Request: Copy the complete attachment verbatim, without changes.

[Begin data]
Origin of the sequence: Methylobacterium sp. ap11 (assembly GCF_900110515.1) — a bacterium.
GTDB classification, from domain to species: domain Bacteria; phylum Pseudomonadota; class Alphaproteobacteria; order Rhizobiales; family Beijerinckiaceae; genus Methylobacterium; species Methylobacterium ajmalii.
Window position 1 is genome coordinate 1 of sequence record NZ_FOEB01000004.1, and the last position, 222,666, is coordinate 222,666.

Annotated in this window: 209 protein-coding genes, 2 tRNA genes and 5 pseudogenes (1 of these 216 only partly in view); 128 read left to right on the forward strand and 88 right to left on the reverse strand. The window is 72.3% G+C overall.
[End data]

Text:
Origin of the sequence: Methylobacterium sp. ap11 (assembly GCF_900110515.1) — a bacterium.
GTDB classification, from domain to species: domain Bacteria; phylum Pseudomonadota; class Alphaproteobacteria; order Rhizobiales; family Beijerinckiaceae; genus Methylobacterium; species Methylobacterium ajmalii.
Window position 1 is genome coordinate 1 of sequence record NZ_FOEB01000004.1, and the last position, 222,666, is coordinate 222,666.

Annotated in this window: 209 protein-coding genes, 2 tRNA genes and 5 pseudogenes (1 of these 216 only partly in view); 128 read left to right on the forward strand and 88 right to left on the reverse strand. The window is 72.3% G+C overall.